In this blog post article, I’ll walk you through the process to analyze variance in Microsoft Project. As a project manager, it’s crucial to confidently answer stakeholder inquiries about your project’s progress. Understanding how Microsoft Project calculates and interprets variance is key. Let’s dive in and get started!
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Analyze Variance: Understanding the Calculations
If you’ve saved a baseline in your project, Microsoft Project allows you to analyze five types of variance: Duration Variance, Start and Finish Variance, Work Variance, and Cost Variance. The formula for calculating variance is straightforward. Variance equals the difference between the current task value and its original Baseline value, as shown in the following formula:
Variance = Current Value – Baseline Value
For instance, if a task’s current Duration is 15 days, and its original Baseline Duration was 10 days, the Duration Variance is 5 days, indicating the task’s Duration is taking 5 days longer than planned. Keep in mind that a positive variance is bad for the project, while a negative variance is good for the project.
Analyzing Variance in Microsoft Project – Using the Tracking Gantt View
Complete the following steps to analyze variance in your project using the Tracking Gantt view:
- Click the Gantt Chart pick-list button in the Task ribbon.
- Choose the “Tracking Gantt” view from the menu.
- Study the Gantt bars on the right side of the view.
- Blue bars indicate completed tasks or non-critical tasks, red bars represent critical tasks that impact the project’s Finish date, and gray bars display the original Baseline schedule.
- Compare blue and red Gantt bars against their accompanying gray bars to identify slippage or variances in the project schedule. When a blue or red Gantt bar has slipped to the right of its gray Gantt bar, this means the task is slipping or has already slipped.
Analyze Variance in Microsoft Project – Using the Variance Table
Complete the following steps to analyze variance in your project using the Variance table:
- Right-click on the “Select All” button and select the “Variance” table.
- Review the Finish Variance column to identify slippage or delays.
- Measure the difference between the planned and actual finish dates to determine the extent of schedule slippage.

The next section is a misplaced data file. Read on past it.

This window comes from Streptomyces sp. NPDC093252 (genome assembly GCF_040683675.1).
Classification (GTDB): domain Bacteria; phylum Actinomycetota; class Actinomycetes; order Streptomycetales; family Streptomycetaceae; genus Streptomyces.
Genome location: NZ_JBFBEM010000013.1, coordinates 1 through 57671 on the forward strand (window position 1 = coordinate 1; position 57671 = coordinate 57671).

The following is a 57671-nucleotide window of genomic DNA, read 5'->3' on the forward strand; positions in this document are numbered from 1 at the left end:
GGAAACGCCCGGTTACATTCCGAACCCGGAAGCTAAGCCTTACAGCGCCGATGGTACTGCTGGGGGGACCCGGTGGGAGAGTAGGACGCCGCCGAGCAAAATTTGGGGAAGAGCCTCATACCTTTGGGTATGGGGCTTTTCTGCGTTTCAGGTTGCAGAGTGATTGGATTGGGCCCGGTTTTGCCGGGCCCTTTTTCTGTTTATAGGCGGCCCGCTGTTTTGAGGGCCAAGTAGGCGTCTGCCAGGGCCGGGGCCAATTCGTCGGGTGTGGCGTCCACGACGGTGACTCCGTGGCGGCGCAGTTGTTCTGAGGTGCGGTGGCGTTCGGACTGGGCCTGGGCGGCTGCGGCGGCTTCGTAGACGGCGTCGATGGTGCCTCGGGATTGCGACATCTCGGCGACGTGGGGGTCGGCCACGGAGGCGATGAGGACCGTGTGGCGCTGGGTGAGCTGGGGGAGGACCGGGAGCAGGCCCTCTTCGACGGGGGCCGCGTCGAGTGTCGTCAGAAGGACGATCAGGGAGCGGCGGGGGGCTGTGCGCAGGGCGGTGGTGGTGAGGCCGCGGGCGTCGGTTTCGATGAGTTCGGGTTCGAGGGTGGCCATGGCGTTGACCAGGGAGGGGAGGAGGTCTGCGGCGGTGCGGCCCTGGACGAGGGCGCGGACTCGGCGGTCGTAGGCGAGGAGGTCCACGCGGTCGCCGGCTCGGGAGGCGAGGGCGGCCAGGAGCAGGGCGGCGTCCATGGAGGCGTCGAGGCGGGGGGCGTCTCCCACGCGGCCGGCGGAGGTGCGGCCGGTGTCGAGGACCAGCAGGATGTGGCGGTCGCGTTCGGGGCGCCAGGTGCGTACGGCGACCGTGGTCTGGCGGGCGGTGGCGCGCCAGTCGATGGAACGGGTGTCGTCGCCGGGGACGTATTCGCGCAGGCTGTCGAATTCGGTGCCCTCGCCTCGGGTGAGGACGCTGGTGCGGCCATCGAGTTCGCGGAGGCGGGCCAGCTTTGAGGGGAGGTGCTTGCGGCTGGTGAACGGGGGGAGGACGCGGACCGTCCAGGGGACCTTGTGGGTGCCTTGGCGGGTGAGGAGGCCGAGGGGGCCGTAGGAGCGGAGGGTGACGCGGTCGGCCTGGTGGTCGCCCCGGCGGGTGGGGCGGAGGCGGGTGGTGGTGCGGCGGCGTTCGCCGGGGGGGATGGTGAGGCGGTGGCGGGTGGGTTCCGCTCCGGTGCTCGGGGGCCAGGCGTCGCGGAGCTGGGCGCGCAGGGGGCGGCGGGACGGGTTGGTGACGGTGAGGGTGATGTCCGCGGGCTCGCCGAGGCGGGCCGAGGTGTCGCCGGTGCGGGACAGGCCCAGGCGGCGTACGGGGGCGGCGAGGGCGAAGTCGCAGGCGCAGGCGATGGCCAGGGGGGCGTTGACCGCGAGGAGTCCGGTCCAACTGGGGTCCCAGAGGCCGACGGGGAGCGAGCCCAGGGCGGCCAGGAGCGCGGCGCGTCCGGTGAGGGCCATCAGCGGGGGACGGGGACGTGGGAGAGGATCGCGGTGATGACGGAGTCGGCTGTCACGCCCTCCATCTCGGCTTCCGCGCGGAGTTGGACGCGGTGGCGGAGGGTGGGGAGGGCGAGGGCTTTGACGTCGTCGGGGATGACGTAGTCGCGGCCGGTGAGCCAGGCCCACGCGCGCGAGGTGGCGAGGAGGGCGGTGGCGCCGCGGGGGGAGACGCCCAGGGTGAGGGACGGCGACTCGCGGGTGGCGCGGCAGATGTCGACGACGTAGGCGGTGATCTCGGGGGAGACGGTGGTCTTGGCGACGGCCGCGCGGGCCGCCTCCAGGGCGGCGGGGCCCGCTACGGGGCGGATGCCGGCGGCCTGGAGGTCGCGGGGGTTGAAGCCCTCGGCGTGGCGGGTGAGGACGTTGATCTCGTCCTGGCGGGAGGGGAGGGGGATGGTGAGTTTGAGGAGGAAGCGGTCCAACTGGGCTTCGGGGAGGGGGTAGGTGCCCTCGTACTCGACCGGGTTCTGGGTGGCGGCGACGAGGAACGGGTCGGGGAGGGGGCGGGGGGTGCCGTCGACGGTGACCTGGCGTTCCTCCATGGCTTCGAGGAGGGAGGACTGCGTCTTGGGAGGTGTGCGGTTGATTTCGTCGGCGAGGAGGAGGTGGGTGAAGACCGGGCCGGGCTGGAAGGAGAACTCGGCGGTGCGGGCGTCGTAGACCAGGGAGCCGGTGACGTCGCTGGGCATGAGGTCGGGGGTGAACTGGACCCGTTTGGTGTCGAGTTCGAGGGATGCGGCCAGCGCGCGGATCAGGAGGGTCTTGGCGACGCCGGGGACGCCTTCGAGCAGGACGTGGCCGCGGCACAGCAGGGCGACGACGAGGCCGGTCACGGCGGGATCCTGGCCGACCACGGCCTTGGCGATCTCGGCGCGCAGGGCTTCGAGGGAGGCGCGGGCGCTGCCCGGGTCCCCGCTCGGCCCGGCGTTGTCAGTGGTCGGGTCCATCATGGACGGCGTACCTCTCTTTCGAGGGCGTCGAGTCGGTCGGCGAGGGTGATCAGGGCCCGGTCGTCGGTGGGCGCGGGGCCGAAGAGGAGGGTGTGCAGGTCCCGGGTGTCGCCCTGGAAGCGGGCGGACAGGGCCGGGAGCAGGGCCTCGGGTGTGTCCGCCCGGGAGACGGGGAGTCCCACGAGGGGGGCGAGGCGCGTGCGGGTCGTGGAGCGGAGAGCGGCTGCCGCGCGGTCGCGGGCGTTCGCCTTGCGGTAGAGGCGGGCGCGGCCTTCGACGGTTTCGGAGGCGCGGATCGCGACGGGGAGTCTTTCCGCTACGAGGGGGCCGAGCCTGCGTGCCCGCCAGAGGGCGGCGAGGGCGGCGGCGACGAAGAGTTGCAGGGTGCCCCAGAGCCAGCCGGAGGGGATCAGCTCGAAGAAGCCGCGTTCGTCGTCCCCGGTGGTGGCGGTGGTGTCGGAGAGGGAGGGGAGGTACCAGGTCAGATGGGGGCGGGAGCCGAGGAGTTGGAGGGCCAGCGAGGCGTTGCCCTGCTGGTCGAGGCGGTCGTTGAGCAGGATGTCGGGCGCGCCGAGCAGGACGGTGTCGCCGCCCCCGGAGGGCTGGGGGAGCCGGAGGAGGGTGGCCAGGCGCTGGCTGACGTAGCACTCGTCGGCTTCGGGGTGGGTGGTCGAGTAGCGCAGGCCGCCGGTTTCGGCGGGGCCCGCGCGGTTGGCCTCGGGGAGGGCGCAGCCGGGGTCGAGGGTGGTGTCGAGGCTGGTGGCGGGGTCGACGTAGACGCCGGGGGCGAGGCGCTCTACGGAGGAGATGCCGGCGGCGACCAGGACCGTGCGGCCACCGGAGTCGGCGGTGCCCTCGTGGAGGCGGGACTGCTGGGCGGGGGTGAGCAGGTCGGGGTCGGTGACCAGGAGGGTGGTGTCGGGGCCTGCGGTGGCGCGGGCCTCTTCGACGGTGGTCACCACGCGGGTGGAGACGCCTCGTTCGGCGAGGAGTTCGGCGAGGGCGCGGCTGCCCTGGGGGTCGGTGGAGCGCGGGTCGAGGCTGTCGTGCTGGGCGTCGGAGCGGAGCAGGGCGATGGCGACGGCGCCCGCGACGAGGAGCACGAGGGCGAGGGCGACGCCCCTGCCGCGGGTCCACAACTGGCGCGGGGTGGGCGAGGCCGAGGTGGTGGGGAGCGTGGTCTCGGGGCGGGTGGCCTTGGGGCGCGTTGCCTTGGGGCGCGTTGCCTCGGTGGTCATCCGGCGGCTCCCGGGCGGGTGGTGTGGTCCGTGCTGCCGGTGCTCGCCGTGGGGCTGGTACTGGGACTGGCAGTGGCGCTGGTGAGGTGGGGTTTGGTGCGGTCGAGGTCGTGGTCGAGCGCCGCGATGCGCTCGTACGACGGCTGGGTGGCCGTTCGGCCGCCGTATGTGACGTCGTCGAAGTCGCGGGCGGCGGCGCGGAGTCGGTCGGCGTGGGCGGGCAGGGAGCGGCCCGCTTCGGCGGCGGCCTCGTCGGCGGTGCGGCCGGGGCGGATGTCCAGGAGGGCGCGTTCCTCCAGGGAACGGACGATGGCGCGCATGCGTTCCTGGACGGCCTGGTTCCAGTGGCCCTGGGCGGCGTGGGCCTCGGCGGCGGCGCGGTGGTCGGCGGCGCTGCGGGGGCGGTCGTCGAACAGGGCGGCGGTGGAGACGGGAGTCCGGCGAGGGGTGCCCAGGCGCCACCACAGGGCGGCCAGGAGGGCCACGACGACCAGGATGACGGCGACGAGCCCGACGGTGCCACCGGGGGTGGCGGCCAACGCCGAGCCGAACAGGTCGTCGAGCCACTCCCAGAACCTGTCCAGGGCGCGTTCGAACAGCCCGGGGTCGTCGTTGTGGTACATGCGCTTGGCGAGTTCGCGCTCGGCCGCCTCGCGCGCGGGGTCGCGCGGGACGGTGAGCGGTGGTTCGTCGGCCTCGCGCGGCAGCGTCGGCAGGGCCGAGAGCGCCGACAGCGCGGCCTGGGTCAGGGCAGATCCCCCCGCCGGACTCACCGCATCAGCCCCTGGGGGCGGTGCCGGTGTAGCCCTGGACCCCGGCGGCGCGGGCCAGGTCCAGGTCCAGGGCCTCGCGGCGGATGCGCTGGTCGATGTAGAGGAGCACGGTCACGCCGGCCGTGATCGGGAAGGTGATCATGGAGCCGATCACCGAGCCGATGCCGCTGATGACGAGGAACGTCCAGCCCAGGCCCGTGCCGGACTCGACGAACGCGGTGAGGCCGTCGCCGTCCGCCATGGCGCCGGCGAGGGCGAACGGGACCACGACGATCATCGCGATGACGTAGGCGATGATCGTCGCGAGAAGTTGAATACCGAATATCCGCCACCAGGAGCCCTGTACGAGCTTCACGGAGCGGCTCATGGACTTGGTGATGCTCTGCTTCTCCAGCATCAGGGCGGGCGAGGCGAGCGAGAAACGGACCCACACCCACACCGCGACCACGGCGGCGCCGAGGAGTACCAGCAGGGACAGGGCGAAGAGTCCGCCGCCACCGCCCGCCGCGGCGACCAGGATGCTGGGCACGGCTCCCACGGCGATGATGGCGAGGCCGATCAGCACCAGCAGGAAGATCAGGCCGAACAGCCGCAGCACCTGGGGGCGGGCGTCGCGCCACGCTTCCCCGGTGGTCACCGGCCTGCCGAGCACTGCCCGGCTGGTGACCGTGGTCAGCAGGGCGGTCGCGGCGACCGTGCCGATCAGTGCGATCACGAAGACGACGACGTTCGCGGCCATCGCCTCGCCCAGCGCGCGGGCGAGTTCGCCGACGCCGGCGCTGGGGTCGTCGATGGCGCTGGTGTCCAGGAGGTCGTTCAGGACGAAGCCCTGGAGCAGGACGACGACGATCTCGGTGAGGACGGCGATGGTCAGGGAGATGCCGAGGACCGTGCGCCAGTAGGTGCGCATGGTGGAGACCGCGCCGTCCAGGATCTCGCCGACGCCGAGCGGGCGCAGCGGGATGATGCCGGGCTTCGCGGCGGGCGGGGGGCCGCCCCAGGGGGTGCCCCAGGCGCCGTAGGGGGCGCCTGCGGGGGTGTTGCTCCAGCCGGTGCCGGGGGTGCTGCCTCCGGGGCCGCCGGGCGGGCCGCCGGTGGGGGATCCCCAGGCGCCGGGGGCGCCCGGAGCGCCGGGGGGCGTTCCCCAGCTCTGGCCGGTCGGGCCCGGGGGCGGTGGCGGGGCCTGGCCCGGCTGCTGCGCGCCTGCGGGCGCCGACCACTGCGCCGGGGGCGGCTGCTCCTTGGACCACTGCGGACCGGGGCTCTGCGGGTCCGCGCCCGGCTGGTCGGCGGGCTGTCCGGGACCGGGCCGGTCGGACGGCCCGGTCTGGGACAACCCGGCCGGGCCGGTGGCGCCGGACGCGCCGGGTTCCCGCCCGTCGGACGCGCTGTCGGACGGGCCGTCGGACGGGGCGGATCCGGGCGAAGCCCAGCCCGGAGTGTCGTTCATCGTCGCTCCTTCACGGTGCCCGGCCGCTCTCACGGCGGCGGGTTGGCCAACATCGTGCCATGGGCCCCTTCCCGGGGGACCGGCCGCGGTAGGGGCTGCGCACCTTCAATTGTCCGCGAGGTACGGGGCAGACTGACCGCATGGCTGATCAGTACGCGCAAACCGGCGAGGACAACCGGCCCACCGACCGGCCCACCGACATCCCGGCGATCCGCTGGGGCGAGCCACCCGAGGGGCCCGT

Analyzing Variance in Microsoft Project – Using the Work Table
- Right-click on the “Select All” button and select the “Work” table.
- Check the Variance (its real name is Work Variance) column to assess work hour variances.
- Compare the planned work hours with the actual hours spent on tasks.
Analyzing Variance in Microsoft Project – Using the Cost Table
- Right-click on the “Select All” button and select the “Cost” table.
- Examine the Variance (its real name is Cost Variance) column to assess cost overruns or savings.
- Compare the planned costs with the actual expenses incurred.
Now you’re equipped with the knowledge to analyze variance in Microsoft Project. If you have questions, please add them in the Leave a Reply section below. Or if you watched the video, add your questions or comments there. Please subscribe to my YouTube channel and leave “Likes” if you like the videos.
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Microsoft Project MVP “20 Years”
Hello there Microsoft Project lovers! I’m Dale Howard and I’ve been a Microsoft Project MVP (Most Valuable Professional) for 20 years in a row and I’m currently one of only 26 Project MVPs in the entire world. Pretty exciting, right!?
If you post a question about any of Microsoft’s PPM tools on the public message boards, look to see who the moderator or person that has answered the questions and you see, it’s frequently me answering your questions. Some people like to golf, I love Microsoft Project helping the community get to understand Microsoft Project much better.
I’ve been teaching students at all levels for over 20 years and have taught thousands of users around the world. I’ve written and co-authored 23 books on Microsoft Project, Project Online, and Project Server so if you’re like me and like to read over watching a video, you can Check Out My Books on Amazon.
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What is Microsoft Project Dynamic Scheduling?
Microsoft Project Dynamic Scheduling is a feature within Microsoft Project that allows you to create flexible project plans, update schedules based on changing circumstances, and optimize resource allocation.
How can Microsoft Project Dynamic Scheduling benefit my project management?
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What role does dynamic scheduling play in effective project management?
Dynamic scheduling plays a crucial role in effective project management by helping you stay on track, manage resources efficiently, and meet project goals.
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